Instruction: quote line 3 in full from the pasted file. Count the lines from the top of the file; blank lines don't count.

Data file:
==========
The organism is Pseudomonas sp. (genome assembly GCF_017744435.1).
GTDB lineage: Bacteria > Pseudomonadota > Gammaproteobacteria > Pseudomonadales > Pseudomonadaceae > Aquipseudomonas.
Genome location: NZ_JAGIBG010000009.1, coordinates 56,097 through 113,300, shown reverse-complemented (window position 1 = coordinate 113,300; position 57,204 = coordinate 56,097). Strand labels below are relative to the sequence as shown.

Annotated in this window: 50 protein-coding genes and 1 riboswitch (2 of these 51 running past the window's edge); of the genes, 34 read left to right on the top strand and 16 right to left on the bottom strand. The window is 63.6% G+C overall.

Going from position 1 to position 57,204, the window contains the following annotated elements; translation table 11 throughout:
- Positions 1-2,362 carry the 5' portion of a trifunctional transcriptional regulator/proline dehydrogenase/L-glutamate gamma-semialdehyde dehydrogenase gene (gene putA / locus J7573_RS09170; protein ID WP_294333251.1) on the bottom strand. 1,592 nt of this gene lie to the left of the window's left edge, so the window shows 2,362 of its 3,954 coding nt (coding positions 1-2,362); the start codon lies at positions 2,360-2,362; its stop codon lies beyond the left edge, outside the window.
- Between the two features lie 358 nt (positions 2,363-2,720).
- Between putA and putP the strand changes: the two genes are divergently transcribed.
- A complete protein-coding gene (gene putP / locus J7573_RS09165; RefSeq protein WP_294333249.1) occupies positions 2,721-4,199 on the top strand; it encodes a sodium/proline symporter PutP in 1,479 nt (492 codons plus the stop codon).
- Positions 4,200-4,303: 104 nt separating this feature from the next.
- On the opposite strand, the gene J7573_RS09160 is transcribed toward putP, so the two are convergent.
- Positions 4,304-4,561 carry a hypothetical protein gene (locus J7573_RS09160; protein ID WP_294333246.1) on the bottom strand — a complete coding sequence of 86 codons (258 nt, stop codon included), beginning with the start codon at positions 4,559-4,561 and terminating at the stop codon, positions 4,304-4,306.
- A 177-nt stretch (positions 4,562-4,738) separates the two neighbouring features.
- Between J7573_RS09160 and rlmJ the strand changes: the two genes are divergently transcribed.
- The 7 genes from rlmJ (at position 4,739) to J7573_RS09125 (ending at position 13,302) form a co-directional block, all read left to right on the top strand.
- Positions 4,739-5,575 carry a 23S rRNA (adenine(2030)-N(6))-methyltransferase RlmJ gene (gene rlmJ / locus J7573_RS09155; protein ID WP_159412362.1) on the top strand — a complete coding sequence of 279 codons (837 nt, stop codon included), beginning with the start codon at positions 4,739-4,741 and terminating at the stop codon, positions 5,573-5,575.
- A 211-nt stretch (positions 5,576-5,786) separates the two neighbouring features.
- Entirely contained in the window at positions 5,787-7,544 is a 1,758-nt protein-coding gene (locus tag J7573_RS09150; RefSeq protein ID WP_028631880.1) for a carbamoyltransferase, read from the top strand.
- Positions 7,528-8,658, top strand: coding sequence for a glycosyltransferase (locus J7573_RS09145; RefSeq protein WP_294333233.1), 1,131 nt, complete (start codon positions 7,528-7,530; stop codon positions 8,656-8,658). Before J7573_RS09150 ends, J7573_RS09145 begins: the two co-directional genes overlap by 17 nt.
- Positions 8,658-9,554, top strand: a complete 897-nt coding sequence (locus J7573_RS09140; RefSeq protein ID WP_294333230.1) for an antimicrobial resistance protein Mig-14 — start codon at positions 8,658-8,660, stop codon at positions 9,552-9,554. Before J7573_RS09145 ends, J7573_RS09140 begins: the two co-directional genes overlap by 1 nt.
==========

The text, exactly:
Genome location: NZ_JAGIBG010000009.1, coordinates 56,097 through 113,300, shown reverse-complemented (window position 1 = coordinate 113,300; position 57,204 = coordinate 56,097). Strand labels below are relative to the sequence as shown.